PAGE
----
In some sense, Jackie Sibblies Drury's play and its title share a similar structure: "We Are Proud to Present a Presentation about the Herero of Namibia, Formerly Known as Southwest Africa, from the German Sudwestafrika, Between the Years 1884-1915." It's a clumsy comedy of redundancy at the start, followed by the recitation of historical background, and finally, a stark, specific fact.
In some sense, Jackie Sibblies Drury’s play and its title share a similar structure: “We Are Proud to Present a Presentation about the Herero of Namibia, Formerly Known as Southwest Africa, from the German Sudwestafrika, Between the Years 1884-1915.” It’s a clumsy comedy of redundancy at the start, followed by the recitation of historical background, and finally, a stark, specific fact.
What is now the African nation of Namibia was a German colony for three decades before World War I, at which point it became part of the British Empire. During the period of German rule, various ethnic groups were dominant at different times as the Germans played their power games with the Africans. And as was so often the case during colonial eras, things didn’t end well, especially for the colonized Herero people. If this is discussed in Western history books at all, it tends to be largely from the white European perspective.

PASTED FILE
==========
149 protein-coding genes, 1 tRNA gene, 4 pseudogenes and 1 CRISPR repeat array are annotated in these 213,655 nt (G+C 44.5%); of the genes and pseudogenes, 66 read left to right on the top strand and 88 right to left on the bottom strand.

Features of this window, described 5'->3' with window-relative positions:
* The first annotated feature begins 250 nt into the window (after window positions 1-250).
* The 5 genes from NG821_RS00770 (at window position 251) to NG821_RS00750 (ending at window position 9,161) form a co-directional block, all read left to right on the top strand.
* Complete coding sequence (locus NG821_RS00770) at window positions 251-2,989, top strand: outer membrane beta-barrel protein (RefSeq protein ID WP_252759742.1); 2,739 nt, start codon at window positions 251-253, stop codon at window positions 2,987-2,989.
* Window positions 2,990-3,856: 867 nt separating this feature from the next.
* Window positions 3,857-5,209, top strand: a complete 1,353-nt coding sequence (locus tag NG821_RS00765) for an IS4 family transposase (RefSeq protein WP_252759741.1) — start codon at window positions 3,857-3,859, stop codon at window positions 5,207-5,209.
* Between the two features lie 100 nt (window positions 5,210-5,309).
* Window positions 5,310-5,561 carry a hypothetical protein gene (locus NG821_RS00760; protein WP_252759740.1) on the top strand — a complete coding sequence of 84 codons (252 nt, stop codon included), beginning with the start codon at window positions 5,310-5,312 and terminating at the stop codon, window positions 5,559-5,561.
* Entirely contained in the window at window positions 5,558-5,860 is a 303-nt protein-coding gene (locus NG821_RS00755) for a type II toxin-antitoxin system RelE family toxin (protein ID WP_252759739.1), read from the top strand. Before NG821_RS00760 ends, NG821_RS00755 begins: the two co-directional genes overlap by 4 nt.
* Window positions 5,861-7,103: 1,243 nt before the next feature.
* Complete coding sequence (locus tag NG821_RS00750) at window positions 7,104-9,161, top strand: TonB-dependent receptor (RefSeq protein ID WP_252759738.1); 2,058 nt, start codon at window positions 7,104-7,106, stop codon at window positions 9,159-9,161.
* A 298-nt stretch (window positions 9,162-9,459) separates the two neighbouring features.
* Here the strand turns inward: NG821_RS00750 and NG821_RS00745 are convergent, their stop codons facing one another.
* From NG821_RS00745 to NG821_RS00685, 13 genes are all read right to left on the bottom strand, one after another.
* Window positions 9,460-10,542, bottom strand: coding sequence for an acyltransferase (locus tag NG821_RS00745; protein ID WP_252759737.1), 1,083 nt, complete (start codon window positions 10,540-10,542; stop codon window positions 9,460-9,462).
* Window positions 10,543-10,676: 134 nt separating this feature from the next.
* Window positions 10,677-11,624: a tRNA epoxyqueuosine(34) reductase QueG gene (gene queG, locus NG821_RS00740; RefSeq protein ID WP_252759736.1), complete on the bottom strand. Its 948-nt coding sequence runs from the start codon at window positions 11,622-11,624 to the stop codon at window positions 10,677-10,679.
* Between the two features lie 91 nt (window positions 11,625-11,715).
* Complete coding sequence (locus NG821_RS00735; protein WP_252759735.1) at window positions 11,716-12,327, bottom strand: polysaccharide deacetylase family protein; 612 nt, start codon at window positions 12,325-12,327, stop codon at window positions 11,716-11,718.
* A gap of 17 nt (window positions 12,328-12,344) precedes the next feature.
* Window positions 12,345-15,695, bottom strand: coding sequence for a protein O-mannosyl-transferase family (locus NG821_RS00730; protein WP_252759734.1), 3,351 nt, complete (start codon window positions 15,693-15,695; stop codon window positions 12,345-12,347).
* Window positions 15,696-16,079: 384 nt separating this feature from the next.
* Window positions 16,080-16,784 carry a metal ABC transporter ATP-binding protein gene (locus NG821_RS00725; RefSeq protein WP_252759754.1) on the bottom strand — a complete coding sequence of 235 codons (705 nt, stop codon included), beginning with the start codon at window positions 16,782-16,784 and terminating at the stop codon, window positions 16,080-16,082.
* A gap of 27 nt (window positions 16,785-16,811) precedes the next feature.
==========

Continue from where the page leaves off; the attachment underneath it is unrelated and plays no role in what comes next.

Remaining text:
Under the direction of Matt Slaybaugh, Available Light Theatre’s ultimately powerful production takes the audience through the meta-theatrical funny business of an improv company literally getting its act together for the presentation of the convoluted title. Five actors (Acacia Leigh Duncan, Jordan Fehr, David Glover, Matt Hermes and Ben Jones) are guided by their artistic director (Shanelle Marie) in dramatic readings of letters from German soldiers to their loved ones back home. But as becomes increasingly clear to the actors, this makes for a highly selective view of the time and place, one mostly devoid of an African presence.
Reorienting perspective, placing actors and audience into that little-known historical reality, and vividly personalizing a human tragedy, Available Light Theatre’s production makes a powerful point. Under Slaybaugh’s direction, “Proud” finds the Herero in all of us, collapsing the chronological, geographical, moral and emotional distances.
Matt Slaybaugh photo
From left, Jordan Fehr (hidden,) David Glover, Acacia Duncan and Shanelle Marie in Available Light Theatre's production of "We Are Proud to Present..." by Jackie Sibblies Drury.